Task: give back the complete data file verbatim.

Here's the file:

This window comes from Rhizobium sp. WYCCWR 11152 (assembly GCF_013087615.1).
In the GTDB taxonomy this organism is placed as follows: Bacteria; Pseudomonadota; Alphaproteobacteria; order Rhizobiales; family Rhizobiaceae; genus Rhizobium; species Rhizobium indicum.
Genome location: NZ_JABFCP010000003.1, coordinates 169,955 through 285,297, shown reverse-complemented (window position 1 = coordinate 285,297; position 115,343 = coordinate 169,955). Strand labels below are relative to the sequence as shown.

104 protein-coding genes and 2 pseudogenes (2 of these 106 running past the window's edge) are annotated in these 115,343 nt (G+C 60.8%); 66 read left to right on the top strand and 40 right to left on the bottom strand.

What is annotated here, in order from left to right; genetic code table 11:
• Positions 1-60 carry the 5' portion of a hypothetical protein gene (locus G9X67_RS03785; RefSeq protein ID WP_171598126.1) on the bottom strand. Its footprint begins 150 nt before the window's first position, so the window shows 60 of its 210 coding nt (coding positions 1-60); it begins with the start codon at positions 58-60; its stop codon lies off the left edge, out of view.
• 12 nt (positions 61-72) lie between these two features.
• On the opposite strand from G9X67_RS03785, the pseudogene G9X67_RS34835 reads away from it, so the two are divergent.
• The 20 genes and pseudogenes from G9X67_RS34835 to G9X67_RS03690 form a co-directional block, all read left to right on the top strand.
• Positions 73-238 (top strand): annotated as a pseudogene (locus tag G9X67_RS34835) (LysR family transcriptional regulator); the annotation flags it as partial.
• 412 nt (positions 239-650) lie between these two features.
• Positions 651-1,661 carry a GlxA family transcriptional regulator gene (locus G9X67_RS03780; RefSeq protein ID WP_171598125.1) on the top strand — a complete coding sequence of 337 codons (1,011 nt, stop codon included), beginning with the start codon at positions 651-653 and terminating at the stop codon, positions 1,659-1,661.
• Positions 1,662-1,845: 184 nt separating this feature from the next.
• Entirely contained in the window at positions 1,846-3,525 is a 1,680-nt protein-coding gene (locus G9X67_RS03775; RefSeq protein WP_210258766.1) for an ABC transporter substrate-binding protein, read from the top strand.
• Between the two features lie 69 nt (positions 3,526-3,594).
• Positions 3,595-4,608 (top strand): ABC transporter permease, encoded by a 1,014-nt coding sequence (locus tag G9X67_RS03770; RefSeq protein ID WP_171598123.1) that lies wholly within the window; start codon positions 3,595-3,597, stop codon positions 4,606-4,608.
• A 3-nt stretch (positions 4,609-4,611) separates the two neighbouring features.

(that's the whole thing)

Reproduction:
This window comes from Rhizobium sp. WYCCWR 11152 (assembly GCF_013087615.1).
In the GTDB taxonomy this organism is placed as follows: Bacteria; Pseudomonadota; Alphaproteobacteria; order Rhizobiales; family Rhizobiaceae; genus Rhizobium; species Rhizobium indicum.
Genome location: NZ_JABFCP010000003.1, coordinates 169,955 through 285,297, shown reverse-complemented (window position 1 = coordinate 285,297; position 115,343 = coordinate 169,955). Strand labels below are relative to the sequence as shown.

104 protein-coding genes and 2 pseudogenes (2 of these 106 running past the window's edge) are annotated in these 115,343 nt (G+C 60.8%); 66 read left to right on the top strand and 40 right to left on the bottom strand.

What is annotated here, in order from left to right; genetic code table 11:
• Positions 1-60 carry the 5' portion of a hypothetical protein gene (locus G9X67_RS03785; RefSeq protein ID WP_171598126.1) on the bottom strand. Its footprint begins 150 nt before the window's first position, so the window shows 60 of its 210 coding nt (coding positions 1-60); it begins with the start codon at positions 58-60; its stop codon lies off the left edge, out of view.
• 12 nt (positions 61-72) lie between these two features.
• On the opposite strand from G9X67_RS03785, the pseudogene G9X67_RS34835 reads away from it, so the two are divergent.
• The 20 genes and pseudogenes from G9X67_RS34835 to G9X67_RS03690 form a co-directional block, all read left to right on the top strand.
• Positions 73-238 (top strand): annotated as a pseudogene (locus tag G9X67_RS34835) (LysR family transcriptional regulator); the annotation flags it as partial.
• 412 nt (positions 239-650) lie between these two features.
• Positions 651-1,661 carry a GlxA family transcriptional regulator gene (locus G9X67_RS03780; RefSeq protein ID WP_171598125.1) on the top strand — a complete coding sequence of 337 codons (1,011 nt, stop codon included), beginning with the start codon at positions 651-653 and terminating at the stop codon, positions 1,659-1,661.
• Positions 1,662-1,845: 184 nt separating this feature from the next.
• Entirely contained in the window at positions 1,846-3,525 is a 1,680-nt protein-coding gene (locus G9X67_RS03775; RefSeq protein WP_210258766.1) for an ABC transporter substrate-binding protein, read from the top strand.
• Between the two features lie 69 nt (positions 3,526-3,594).
• Positions 3,595-4,608 (top strand): ABC transporter permease, encoded by a 1,014-nt coding sequence (locus tag G9X67_RS03770; RefSeq protein ID WP_171598123.1) that lies wholly within the window; start codon positions 3,595-3,597, stop codon positions 4,606-4,608.
• A 3-nt stretch (positions 4,609-4,611) separates the two neighbouring features.